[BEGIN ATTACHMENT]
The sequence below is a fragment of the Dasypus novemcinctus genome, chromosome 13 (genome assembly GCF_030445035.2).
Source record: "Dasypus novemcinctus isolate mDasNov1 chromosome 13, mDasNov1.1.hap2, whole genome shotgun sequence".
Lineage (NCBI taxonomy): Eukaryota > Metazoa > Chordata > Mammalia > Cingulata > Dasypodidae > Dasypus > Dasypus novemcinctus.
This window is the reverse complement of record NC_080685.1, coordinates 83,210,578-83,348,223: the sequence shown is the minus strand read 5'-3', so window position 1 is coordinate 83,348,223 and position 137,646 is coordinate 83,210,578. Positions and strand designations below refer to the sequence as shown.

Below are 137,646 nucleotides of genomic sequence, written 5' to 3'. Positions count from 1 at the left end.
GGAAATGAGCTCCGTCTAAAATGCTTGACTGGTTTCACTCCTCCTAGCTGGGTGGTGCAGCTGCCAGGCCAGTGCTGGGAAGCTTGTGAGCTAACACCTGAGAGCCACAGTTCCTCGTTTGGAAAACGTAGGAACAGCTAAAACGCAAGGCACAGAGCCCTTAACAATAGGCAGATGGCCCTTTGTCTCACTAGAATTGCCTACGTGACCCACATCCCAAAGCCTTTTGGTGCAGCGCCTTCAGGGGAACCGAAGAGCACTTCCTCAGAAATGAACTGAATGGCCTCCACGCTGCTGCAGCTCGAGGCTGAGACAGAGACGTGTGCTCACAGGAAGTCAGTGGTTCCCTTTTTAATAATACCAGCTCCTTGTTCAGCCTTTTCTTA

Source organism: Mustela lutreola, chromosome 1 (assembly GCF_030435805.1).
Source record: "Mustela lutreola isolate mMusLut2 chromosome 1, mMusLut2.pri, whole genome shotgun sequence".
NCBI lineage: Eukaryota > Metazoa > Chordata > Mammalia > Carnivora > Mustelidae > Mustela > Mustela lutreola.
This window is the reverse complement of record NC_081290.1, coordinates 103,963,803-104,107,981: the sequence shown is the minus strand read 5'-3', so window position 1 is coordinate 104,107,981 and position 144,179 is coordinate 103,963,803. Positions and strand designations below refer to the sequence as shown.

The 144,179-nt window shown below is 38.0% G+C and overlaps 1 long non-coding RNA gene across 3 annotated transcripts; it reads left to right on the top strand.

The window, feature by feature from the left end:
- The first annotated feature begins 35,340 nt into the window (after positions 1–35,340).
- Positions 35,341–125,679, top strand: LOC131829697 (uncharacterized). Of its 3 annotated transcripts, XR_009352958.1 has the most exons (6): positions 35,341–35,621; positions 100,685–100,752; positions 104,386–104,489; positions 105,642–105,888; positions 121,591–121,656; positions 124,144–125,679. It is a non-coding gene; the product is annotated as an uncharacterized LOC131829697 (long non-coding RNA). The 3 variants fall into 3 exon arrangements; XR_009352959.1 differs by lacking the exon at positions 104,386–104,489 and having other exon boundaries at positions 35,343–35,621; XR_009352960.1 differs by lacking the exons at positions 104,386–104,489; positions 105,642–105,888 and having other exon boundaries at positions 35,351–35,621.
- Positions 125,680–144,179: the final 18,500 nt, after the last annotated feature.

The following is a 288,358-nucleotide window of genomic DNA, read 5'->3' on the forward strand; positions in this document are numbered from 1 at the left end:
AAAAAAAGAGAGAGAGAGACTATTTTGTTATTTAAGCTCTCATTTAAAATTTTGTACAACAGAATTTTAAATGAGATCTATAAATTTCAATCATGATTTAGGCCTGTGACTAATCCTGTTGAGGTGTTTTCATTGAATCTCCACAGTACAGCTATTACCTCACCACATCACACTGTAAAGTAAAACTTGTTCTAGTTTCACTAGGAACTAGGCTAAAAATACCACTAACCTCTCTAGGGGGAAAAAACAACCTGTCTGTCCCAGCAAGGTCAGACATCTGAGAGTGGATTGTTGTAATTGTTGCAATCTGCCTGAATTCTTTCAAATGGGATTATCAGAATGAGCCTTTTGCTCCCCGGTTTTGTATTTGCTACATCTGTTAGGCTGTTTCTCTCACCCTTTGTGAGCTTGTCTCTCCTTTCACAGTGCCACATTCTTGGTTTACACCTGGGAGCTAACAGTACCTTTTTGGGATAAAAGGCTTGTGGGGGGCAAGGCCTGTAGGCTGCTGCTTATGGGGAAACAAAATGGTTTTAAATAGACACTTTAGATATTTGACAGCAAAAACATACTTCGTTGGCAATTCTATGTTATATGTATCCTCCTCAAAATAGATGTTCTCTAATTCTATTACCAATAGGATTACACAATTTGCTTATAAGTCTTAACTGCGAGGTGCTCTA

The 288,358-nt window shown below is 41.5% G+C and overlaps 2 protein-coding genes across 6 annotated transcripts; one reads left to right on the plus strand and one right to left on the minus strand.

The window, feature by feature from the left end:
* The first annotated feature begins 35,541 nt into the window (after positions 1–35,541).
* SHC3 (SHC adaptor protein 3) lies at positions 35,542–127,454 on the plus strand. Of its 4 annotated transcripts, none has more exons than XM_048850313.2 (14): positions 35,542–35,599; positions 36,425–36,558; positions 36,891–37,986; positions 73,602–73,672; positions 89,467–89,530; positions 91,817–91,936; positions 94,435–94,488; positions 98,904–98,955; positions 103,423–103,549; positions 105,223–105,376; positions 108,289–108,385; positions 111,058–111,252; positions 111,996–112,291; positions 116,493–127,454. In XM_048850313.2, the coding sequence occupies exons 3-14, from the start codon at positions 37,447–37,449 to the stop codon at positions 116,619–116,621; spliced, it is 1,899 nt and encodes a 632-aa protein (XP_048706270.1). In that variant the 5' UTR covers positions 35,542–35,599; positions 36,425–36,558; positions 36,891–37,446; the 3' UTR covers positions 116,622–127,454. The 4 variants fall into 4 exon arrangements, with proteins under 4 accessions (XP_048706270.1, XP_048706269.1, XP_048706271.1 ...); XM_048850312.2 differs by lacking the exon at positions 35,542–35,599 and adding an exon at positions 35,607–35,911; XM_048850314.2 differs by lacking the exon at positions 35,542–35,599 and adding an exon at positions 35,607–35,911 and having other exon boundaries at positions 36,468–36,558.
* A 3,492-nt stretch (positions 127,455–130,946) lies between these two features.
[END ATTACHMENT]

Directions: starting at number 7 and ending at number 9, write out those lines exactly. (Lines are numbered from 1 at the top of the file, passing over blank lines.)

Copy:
Source organism: Mustela lutreola, chromosome 1 (assembly GCF_030435805.1).
Source record: "Mustela lutreola isolate mMusLut2 chromosome 1, mMusLut2.pri, whole genome shotgun sequence".
NCBI lineage: Eukaryota > Metazoa > Chordata > Mammalia > Carnivora > Mustelidae > Mustela > Mustela lutreola.